The rhetoric from the party leading the government is strong, but many Icelanders believe Parliament can already take action to save refugee children from deportation to unsafe conditions.
As reported, there are currently two impending deportation cases in Iceland involving children as young as nine years old. In both cases, the families in question are set to be deported to Greece—where refugee conditions are already unfit for children. Furthermore, these deportations violate the UN Convention on the Rights of the Child and the revised Law on Foreigners.
Since news of this broke, the public discussion has heated up. While politicians for the Left-Greens, the party which leads Iceland’s government, have reiterated their commitment to protecting the rights of refugee children, other Icelanders have pointed out that they could stop these deportations today if they truly wanted to.
Kolbeinn Óttarsson Proppé, an MP for the Left-Greens, penned a lengthy column, published this morning on Vísir, called “Show refugees compassion”. In it, Kolbeinn argues that Iceland needs to make systemic changes in order to prevent these deportations, and proposes the formation of a special committee tasked with gauging how and whether the Law on Foreigners is followed.
For many Icelanders, however, this proposal falls flat, with many raising the point that the time for action has not only long since passed; these deportations could be ended today within the current legislative framework.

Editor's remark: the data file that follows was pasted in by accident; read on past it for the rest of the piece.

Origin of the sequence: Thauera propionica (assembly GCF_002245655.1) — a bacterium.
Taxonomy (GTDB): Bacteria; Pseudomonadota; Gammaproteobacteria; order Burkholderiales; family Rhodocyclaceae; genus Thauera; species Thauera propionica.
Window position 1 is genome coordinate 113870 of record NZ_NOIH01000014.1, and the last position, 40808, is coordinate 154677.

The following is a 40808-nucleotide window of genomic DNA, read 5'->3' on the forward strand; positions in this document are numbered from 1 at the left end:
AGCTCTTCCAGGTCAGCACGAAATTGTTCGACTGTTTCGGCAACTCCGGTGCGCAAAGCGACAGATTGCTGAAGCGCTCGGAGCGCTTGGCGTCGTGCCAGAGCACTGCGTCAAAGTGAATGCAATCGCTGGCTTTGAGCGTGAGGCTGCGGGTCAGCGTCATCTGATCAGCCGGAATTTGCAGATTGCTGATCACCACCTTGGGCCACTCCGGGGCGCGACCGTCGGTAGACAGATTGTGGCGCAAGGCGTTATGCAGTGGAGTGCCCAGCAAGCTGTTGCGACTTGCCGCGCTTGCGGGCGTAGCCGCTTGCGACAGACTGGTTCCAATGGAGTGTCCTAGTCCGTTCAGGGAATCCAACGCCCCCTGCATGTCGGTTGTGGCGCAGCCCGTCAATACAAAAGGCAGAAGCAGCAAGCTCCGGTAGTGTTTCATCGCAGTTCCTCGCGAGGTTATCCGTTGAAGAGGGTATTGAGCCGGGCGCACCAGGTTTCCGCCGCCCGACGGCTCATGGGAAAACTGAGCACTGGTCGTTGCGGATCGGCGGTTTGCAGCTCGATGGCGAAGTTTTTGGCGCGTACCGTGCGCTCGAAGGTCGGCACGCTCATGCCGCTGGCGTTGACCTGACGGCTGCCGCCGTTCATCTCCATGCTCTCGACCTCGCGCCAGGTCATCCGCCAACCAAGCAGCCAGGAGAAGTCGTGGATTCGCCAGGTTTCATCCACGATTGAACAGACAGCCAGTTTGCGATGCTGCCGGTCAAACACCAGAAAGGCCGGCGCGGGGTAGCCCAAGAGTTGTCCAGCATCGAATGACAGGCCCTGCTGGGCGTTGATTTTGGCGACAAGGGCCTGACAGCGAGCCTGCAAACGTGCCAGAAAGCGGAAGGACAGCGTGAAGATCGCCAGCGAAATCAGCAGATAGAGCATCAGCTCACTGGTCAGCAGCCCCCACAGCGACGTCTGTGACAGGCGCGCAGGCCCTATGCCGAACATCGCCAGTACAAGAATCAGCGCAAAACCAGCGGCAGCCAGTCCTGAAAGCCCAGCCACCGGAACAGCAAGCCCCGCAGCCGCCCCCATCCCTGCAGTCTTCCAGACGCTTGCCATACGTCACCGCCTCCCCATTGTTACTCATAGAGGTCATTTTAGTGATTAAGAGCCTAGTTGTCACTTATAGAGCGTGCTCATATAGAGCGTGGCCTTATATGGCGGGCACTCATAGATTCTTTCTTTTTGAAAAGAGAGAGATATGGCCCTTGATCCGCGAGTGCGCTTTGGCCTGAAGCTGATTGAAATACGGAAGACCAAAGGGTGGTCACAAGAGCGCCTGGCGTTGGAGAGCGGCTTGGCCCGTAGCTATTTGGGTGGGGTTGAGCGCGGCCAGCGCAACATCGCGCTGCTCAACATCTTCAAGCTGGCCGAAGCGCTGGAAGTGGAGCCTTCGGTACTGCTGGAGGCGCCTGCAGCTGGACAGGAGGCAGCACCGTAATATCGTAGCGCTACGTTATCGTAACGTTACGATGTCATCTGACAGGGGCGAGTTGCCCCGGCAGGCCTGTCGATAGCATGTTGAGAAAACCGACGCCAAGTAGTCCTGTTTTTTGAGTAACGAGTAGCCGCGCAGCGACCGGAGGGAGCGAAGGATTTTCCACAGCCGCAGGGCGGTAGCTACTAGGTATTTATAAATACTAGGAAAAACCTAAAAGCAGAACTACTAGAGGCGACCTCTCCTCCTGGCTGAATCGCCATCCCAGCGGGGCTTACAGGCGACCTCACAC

“No, Kolbeinn, it will not take radical actions or systemic changes to let children stay [in Iceland],” Pirate MP Þórhildur Sunna Ævarsdóttir writes on Facebook in direct response. “All it takes is for the Minister of Justice to decide to abide Iceland’s international obligations regarding refugees and children. [The Minister] could decide today to cease all child deportations to Italy and Greece, where conditions are unsuitable for children.”
The refugee rights group No More Deportations echoed similar sentiments, accusing the Left-Greens of standing silently by while these deportations continue, and Vísir has compiled quotes from numerous Icelandic public figures all pointing out the same thing: that the law does not need changing; it needs enforcing.
Other Icelanders have pointed out this tweet from Prime Minister Katrín Jakobsdóttir, who is also the chair of the Left-Greens. In it, she retweets Filippo Grandi, the Commissioner of the United Nations High Commissioner for Refugees, who praised Katrín for confirming “her country’s commitment to supporting humanitarian operations and resettling vulnerable refugees”. Katrín herself adds, “Refugee issues are a big challenge for the international community where everyone needs to work together.”
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